A still from a great sci-fi movie: “Guardians of the Galaxy – Vol.2”, where the design of different alien races suffer either from lack of imagination and creativity or the fact that some people just watch these for the humanoid cast.

Xenolinguistics is a hypothetical subject which is basically the study and research of the languages of never-encountered-before extraterrestrial beings. Surprisingly, despite the missing extraterrestrials, xenolinguistics has been becoming more and more popular among linguists over the past decade. Surely, without ever encountering an alien race, allocating time and resources seems like a fruitless effort, but it might also be wise to brainstorm beforehand and be prepared to solve several issues likely to come up regarding the first contact with our very first aliens. For instance, the idea of using toddlers, who are just learning to speak, to communicate with aliens upon first contact, rather than expert linguists is the byproduct of such brainstorming. These toddlers would be the perfect candidates for picking up language in a natural way, as they’re just figuring out how to receive and give information in a world less known and somewhat still alien to them.

Perhaps imaginary friends in childhood are in fact aliens in disguise. Image Credit: Thrive

There is a fat chance that we will not even be able to communicate with aliens (unless they are gray and from Hollywood) through conventional methods like the use of sound, gestures, mimics, writing, mathematics or visuals. What if the first ones we meet are an advanced galactic race of invisible blob-like organisms that communicate through smell, giving bursts of different smells at various intervals to chat about a vast amount of subjects from interstellar travel to cosmic small talk. Will we even be aware of their presence, let alone communicate?

Before venturing into the depths of the universe to have a chat, isn’t it a better idea to solve the inter-species language barriers in our own tiny world as we aren’t the only intelligent life forms inhabiting this planet? (And, yes, I believe animals have intelligence, it’s just different from ours.)

Let’s have a quick peek at the communication patterns and our efforts in communication with the different species of our own planet… the ones (meaning all) we yet to decipher fully:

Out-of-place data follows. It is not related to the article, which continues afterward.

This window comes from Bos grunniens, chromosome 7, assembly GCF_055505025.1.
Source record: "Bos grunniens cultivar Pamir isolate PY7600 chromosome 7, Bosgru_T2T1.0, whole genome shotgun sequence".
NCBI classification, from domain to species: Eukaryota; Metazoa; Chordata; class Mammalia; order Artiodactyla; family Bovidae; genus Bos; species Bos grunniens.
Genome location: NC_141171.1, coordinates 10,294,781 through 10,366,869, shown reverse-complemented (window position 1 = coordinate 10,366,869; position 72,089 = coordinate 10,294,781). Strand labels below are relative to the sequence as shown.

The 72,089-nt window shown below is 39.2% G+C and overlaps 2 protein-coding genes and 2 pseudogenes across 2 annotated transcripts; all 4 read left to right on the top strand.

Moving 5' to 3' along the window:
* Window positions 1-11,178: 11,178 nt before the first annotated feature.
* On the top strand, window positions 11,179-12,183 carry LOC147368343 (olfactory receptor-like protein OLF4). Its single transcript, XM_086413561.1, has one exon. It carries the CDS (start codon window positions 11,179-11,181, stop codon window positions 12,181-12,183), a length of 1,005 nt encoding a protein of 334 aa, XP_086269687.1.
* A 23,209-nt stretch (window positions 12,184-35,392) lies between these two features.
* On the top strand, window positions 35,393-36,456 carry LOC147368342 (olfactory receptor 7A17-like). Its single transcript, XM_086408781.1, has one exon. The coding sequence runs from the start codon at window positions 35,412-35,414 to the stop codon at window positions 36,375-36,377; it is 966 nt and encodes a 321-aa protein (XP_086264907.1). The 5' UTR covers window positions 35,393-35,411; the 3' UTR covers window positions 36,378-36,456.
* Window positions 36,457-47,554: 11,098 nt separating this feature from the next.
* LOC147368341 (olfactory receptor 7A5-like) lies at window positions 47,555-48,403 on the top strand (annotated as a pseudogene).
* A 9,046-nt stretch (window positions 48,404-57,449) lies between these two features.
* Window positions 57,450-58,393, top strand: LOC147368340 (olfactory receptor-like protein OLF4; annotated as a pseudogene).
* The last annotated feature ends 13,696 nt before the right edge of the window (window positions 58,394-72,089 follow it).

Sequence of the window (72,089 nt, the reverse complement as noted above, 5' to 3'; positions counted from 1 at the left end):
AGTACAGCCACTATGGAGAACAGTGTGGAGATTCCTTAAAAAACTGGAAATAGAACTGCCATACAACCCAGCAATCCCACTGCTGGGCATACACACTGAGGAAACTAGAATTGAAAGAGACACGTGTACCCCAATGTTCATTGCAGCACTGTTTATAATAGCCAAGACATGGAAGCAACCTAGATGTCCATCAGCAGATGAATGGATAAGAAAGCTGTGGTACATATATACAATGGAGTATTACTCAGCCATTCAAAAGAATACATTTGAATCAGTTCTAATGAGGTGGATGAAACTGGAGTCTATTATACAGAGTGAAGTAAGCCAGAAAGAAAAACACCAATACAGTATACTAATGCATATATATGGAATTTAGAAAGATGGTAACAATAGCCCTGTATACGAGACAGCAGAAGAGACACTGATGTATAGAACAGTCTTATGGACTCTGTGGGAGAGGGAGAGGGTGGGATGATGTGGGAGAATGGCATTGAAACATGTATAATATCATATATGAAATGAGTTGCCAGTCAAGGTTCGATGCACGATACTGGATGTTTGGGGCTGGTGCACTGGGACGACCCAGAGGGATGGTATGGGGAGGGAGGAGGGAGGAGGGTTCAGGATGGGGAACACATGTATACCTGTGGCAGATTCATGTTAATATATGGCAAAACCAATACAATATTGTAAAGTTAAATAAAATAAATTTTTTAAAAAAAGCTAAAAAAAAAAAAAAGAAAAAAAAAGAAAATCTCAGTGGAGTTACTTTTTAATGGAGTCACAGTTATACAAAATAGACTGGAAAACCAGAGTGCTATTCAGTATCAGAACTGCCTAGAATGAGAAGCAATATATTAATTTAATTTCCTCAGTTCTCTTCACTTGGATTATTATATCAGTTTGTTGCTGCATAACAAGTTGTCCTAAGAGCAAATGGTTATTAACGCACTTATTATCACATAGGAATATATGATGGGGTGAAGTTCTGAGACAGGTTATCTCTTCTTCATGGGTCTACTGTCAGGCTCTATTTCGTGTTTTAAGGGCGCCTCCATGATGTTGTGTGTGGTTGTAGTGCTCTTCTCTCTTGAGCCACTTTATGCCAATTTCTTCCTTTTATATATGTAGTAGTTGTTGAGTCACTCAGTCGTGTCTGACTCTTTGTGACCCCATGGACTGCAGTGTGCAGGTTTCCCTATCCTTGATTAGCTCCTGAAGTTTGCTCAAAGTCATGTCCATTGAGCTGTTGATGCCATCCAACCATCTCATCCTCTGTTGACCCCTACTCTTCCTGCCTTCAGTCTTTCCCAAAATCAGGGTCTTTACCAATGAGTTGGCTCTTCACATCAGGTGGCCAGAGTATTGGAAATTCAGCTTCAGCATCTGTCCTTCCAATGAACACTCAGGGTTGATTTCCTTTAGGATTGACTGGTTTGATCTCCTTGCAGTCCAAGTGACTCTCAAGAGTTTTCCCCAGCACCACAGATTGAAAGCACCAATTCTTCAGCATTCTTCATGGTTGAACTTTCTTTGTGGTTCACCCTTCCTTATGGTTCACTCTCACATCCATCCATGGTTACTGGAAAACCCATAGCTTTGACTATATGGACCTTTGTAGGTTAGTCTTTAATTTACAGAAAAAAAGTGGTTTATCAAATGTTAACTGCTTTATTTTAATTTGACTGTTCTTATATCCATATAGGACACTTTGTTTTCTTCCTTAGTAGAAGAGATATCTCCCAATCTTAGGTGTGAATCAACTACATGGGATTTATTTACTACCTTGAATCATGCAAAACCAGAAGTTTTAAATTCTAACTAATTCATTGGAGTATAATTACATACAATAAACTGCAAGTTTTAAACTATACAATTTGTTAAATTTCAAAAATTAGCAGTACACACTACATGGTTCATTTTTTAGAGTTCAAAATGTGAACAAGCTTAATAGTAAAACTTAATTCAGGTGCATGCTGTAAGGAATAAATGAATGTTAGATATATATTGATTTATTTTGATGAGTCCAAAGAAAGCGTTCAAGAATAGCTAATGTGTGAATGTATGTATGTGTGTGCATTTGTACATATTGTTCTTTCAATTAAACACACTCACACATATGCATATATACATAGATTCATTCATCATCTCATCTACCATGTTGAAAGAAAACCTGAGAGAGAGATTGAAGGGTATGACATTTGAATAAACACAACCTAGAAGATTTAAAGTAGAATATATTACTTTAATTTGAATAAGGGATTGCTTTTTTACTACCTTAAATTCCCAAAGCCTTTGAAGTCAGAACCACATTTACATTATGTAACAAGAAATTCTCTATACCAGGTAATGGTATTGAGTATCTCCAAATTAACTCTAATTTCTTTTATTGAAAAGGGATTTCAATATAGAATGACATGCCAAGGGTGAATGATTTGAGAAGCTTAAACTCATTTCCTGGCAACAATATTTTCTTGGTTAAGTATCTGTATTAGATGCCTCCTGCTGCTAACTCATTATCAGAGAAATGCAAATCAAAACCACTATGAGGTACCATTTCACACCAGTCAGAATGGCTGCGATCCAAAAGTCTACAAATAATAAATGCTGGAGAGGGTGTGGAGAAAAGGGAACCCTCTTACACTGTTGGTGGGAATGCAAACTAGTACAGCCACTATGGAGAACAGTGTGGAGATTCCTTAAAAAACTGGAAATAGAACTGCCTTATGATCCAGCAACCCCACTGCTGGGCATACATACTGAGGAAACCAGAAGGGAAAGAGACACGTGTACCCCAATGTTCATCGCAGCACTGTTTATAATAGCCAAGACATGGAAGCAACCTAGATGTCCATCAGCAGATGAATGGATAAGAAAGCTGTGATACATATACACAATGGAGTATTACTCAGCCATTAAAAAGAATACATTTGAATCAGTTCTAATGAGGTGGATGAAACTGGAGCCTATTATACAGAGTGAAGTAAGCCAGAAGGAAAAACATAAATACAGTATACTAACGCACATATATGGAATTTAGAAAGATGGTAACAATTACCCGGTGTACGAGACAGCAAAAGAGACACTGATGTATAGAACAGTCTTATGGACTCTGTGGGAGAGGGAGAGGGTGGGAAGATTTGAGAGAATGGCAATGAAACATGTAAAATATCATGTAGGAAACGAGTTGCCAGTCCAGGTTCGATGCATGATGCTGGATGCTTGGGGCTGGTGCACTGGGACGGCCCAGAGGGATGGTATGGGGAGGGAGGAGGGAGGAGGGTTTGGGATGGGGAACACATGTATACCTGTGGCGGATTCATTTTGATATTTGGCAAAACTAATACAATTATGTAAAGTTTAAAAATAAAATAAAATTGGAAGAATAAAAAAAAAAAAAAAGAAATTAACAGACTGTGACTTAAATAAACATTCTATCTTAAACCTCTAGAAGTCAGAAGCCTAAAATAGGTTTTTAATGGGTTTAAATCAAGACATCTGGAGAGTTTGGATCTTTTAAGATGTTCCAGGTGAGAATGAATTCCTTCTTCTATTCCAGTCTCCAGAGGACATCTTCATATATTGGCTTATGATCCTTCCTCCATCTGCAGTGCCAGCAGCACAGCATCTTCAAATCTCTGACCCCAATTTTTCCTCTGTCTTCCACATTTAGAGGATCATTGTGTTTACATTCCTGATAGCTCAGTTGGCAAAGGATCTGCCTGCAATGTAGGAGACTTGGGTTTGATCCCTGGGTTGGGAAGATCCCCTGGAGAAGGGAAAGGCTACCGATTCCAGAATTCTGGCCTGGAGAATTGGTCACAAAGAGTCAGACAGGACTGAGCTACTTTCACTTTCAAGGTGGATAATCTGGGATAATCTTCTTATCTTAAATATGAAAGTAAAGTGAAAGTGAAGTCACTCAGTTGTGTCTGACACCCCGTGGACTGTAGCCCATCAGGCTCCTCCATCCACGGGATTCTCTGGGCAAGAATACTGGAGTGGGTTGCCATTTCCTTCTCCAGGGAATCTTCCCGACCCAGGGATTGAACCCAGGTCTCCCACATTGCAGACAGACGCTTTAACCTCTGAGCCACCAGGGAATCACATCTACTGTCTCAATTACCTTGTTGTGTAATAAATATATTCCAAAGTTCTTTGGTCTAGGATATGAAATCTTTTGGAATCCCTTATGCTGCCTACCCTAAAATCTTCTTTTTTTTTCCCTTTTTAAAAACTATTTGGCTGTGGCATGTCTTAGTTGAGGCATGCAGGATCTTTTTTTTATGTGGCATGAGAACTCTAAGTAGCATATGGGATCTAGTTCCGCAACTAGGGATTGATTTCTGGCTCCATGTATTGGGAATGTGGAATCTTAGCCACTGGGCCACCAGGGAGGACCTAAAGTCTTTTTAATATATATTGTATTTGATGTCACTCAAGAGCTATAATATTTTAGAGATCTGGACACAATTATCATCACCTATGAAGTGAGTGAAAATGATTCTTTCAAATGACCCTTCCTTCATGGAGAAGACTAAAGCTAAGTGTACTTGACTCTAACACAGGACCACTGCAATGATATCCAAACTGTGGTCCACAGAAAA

• The meows! Kittens only meow to let their mothers know if they are cold or hungry. Once a kitten becomes a cat, they stop meowing to each other, and only meow to humans to get attention, let us know they are hungry or just to say welcome home. The irony is that they are the ones attempting to communicate with us…
  • The round dance and the waggle dance of honeybees is used to convey the exact distance, the direction and the quality of the pollen source discovered, to other honeybees. Yes, we’ve figured this one out, but understanding the method and even the meaning of communication between the members of a different species is very different from two species initiating communication with each other. You may think we are far more intelligent than honeybees therefore, there’s no need for us to communicate with them, but it’s another irony as far more intelligent extraterrestrials that might visit us in the future might think the same way, and just refrain from communicating with us.
To bee or not to bee!
  • Speaking of intelligence, dolphins excel at intelligence-based tests, are capable of complex problem solving, can individually learn and pass on their new knowledge to their young. They are also highly social and certainly do have a language consisting of a series of clicking sounds and whistles. So, have we attempted to communicate with them? Nope. At least, not in ways we are determined to communicate with equally intelligent extraterrestrials.

Just admit it, we will never be true horse whisperers in a literal sense with this attitude.

Perhaps, the first aliens we encounter would be pale humanoids? And somehow believe that sharing similar physical features is the key to bring down the intergalactic language barrier. It would really be easier to wave our arms, nod or just point at things! Or we could always try writing, drawing or typing in binary codes on a computer screen. If you think that can work, I suggest we have a look at our own world history and face the fact that we are far from deciphering most ancient forms of communication… ancient human writing, but let’s start with the ones we could decipher to lift up the spirit: